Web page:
Irma Thomas first explains she was performing that night in Texas. They woke and turned on the news to find that “the levees had breeched, and there was water in the city. So later that day we’re checking CNN, and they’re saying, ‘We’re concerned where two of New Orleans’ legends are located, we haven’t been able to find them – Fats Domino and Irma Thomas.’ And I said, ‘I know where I am!’”

She wasn’t able to get through to anybody for awhile. Eventually she heard from her record company. “As soon as they caught up with me, the interviews started up. I was inundated.”

Wednesday, August 20, 2008

the diary, 10/10/88 – 12/9/88

I last wrote about my diaries in September. Since it’s been almost a year I don’t expect DIR readers to remember where I left off. It was my semester in London. I’ve already worked through the diary for the books mentioned in it, and I copied out some anecdotes. This post goes back through the diary to check out my comments on movies, music and live theatre.

I made an effort to get conversant with the London’s small club music scene. Others could afford to do big concerts, not me.

Also searched for small theater (especially gay theater).

I tried to take advantage of the big city amenities – art galleries, ethnic restaurants, foreign cinema.

Beginning of November I started a volunteer DJ gig at the Imperial College radio station.


Pathfinder, “the first motion picture made entirely in the Lap language and filmed amidst the snow & rocks of Lapland”

Drowning By Numbers, It was my birthday “so I dragged Chris to Drowning By Numbers -- even paid for it as the poor dear has spent away all her money. … Afterward Chris teased me about moaning, ‘Oh, no. Oh, no,’ during the movie. OK, I got into it. Good flicker. Great for Halloween. Lovely weird little black comedy.”

Law of Desire, “Good movie! … very poignant and the gayness of the characters is not a theme but rather themes are duplicity and love and unrequited love and obsession and passion and so on.”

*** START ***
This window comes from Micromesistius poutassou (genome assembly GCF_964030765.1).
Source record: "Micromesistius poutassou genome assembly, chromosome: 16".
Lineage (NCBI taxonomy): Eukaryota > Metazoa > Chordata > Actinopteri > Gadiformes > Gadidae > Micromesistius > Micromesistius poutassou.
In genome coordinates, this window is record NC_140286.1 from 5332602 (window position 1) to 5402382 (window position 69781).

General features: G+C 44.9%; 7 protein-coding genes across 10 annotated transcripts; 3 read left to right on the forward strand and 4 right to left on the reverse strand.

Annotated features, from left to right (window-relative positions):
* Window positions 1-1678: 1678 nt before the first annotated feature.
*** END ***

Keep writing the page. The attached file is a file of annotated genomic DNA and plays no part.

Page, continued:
Alice, a stop-motion animation version of Alice in Wonderland, “unusual, weird, rather more slowmoving than I’d have wished, fairly faithful to the book. I wouldn’t give it a wild recommendation but if you’re in the mood—“

The Fruit Machine, “okay, if somewhat muddled”

The Curse of the Cat People, watched it on TV

Yeelen, an African movie, “very well made, a lot of lovely scenery and interesting faces in closeup; although I could follow the motion of the plot, could make out its bone structure, yet the details were not always clear. Couldn’t catch all the symbolism. Left me feeling oddly depressed.”

music (these were 7” singles I bought in used record stores):

“Running All Over the World” by Staus Quo – “the theme song for Sport Aid … Chris tells me she read in the news that Sport Aid went bankrupt”

“No Clause 28” by Boy George – a political protest song! Clause 28 was Maggie Thatcher’s no-teachee-the-gay legislation to swat school teachers.

Pop Will Eat Itself – “sorta like The Ramones, only not as good”
Living Colour – “hard rock – blecch”
Cocteau Twins – “good”

from one live show in Camden Town:

Law of Fives (live) – “bearable … they got irritable after awhile over the audience’s lukewarm reception.”

The Horseflies (live) – “from America … rockified traditional American fiddle & banjo music”

Rodney Allen (live) – “Cute little teenager … pleasant rock … in the mode of Bryan Adams”